Day Seven - Jaipur
We arrived at the Trident in the early evening the night before, to the understated and traditional Indian hotel. Upon reaching my room I opened up the balcony overlooking the garden and began the call to prayer at a nearby mosque. I don't know what it is about the call to prayer but it always gives me goosebumps, in a good way!
After another (bloody) buffet breakfast we set off on the drive to the nearby Amber Fort. Ensued another tale about battles and wine, wives and concubines and I wish I could remember an interesting point to retell right now, but palace amnesia has now taken full control.. and I bought the 'Holy Cow' book to cure this condition! Actually this Fort housed 12 wives at one point, in which they were kept separate from each other- I hadn't heard of this at other Palaces/Forts, sounds like hard work to me!
Our guide let us know the street hawkers were aggressive here, so don't look at or even say a single word to them- proved sound advice!
From the bottom of the mountain the Amber Fort is built on we could reach our destination by Jeep or Elephants owned and well cared for by the Royal family. I seriously ummed and ahhhed about this politically incorrect tourist activity since we were told about it, but was comfortable with the knowledge they were well cared for in this particular situation, and anyone I thought that might raise an eyebrow owns a domesticated animal, eats meat and probably has squashed a spider or two over time?!
The Amber Fort is a beautiful fusion of Hindu and Muslim architecture, with many areas quite plain, then others ornately decorated with silver coated onyx.
Next stop was Jantar Mantar, the largest stone observatory in the world. It was incredibly hot here and not much shelter, so I think we probably should have done that first. There were many ancient instruments there our guide walked us around and whilst I appreciated the knowledge at the time, me understanding the figures and measurements was as successful as staying away from the fresh cheese naan at lunch, not at all!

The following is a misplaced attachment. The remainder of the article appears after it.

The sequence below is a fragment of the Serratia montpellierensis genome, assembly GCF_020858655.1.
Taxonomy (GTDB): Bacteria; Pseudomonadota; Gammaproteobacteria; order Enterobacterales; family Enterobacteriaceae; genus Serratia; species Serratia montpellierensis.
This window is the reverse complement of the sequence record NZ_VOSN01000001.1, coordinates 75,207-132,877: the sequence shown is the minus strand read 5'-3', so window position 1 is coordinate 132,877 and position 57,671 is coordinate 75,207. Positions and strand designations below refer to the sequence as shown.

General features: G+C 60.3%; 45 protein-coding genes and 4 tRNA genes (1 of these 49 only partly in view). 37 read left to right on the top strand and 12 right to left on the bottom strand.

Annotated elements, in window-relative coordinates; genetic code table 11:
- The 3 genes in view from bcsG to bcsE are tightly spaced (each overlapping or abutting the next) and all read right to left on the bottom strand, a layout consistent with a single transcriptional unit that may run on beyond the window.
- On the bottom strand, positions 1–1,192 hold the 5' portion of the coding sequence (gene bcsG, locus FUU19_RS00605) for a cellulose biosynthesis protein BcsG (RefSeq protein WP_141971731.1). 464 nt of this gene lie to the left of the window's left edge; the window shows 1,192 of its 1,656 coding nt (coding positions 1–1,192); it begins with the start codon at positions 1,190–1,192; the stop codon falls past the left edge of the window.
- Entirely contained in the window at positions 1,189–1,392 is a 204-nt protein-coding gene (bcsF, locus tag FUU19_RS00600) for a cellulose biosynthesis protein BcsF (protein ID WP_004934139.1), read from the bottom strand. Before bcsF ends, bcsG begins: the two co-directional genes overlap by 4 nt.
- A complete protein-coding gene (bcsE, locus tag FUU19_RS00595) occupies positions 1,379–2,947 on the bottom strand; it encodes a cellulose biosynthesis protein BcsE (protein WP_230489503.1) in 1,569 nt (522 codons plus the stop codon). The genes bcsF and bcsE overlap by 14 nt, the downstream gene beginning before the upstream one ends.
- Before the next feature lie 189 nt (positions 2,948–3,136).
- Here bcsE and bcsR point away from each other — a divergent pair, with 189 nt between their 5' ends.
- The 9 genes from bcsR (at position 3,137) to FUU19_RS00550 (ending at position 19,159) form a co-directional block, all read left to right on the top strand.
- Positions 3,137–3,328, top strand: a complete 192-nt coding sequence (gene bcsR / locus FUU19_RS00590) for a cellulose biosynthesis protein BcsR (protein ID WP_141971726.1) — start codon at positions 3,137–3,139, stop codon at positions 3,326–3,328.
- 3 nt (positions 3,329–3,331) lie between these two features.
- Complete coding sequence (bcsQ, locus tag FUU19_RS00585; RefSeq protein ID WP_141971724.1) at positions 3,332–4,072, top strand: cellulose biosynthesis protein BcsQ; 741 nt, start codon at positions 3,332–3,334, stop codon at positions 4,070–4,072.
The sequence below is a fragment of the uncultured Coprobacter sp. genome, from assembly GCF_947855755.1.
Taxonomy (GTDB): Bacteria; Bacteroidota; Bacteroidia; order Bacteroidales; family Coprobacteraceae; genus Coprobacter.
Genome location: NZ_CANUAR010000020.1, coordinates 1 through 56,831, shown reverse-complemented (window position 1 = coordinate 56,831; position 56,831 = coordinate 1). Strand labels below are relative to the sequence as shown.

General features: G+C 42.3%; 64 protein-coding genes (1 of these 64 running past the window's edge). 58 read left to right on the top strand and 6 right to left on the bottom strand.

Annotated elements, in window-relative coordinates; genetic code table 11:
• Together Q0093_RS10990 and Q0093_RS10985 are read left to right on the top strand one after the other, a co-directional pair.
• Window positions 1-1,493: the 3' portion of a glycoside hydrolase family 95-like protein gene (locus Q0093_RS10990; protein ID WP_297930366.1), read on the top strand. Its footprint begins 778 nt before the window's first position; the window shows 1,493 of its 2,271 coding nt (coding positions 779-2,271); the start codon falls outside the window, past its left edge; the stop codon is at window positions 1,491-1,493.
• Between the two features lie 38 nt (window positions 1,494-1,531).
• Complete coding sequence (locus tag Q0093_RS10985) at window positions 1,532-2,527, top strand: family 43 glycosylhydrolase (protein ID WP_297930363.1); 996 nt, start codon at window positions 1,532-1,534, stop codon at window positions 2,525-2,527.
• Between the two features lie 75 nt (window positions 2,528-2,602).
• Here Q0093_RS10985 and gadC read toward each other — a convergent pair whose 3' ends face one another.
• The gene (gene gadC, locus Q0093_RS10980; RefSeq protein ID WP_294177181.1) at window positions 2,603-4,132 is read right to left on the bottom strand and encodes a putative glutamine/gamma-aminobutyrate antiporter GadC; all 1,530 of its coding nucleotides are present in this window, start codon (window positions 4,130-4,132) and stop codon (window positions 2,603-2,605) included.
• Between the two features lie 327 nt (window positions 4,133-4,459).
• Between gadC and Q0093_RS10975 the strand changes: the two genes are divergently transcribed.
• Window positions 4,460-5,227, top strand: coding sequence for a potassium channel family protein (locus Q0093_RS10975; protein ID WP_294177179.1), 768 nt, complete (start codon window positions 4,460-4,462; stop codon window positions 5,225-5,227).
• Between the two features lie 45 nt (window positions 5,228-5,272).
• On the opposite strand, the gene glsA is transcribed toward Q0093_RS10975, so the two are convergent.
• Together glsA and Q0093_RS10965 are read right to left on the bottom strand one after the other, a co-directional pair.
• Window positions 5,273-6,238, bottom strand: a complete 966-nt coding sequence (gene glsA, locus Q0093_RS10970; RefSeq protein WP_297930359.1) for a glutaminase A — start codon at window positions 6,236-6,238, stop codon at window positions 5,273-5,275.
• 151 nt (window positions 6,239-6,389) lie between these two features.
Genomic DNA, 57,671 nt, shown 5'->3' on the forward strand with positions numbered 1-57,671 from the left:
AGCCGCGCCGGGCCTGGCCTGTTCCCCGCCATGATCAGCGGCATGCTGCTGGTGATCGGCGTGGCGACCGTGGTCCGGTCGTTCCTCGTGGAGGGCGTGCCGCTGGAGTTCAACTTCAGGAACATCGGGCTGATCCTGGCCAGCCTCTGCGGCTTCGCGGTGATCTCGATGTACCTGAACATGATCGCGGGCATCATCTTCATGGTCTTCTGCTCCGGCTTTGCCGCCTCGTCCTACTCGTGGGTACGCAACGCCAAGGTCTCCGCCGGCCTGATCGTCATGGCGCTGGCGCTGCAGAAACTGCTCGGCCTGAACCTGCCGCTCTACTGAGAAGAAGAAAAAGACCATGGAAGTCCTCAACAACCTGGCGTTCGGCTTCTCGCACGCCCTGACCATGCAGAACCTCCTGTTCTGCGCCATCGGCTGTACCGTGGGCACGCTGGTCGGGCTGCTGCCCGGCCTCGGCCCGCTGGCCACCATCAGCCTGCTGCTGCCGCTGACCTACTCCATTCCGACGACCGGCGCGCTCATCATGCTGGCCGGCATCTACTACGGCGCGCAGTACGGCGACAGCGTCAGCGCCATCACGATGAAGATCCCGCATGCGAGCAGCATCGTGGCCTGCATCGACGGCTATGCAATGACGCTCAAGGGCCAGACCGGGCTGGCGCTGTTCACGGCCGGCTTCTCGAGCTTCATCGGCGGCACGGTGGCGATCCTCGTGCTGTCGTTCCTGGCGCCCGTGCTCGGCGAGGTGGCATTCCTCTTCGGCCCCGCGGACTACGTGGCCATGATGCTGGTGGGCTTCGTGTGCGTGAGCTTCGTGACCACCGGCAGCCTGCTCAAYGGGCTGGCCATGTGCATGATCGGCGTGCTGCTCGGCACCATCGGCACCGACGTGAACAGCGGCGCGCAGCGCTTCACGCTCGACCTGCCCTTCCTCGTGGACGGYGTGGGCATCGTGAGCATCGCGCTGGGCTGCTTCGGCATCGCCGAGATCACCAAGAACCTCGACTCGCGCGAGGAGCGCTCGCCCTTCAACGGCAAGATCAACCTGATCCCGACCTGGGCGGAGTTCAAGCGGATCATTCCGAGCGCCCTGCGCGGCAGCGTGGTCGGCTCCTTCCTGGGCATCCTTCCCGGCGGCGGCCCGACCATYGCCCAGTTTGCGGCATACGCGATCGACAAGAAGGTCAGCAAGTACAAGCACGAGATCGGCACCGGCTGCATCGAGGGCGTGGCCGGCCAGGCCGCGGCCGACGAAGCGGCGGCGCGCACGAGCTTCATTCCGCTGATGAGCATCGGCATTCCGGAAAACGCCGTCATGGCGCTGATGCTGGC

We then travelled on to the City Palace which is still operational. The Royal descendants allow tourists into areas including a weapons and Royal museum, of course for a fee. A 'Palace of the Winds' visit was again an example of the incredibly intricate skills of the artesian workers at the time but the 'purdahs' that line the palace walls were a new thing here. Purdahs are screened walls used throughout the building, looking over a royal court or even the street, ensured women could witness what was going on, but not be seen or heard!
Our tour guide then took us to a local rug factory where I got a quick chance to tie up a few strands of camel hair on a rug this time- cheaper than Delhi but still out of my price bracket! Upstairs was a tailors where my new friend Bob (the only other country agent on the trip with me) finally got the chance to get a tailor-made turban and a few shirts. This thoroughly entertained the local staff however he was left hanging by the group when one of them requested he stand majestically with a sword and traditionally dressed girl. I took one for the team, and Bob, and jumped into a sari! The local request for Bob to pose looking at me I couldn't for the life of me take seriously, thankfully the experience soon ended however the bindi peeled off faster than the embarrassment!
Dinner was hosted at the Jaipur Marriott hotel and it was nothing short of amazing, in fact the first class facilities were being enjoyed by an international cricket team currently. It was certainly an amazing hotel, but I was also happy to come back to the Trident, much more authentic and the staff are the best I have seen during my whole time in India.
The much anticipated free time at the markets is tomorrow... it's an early night for one and all!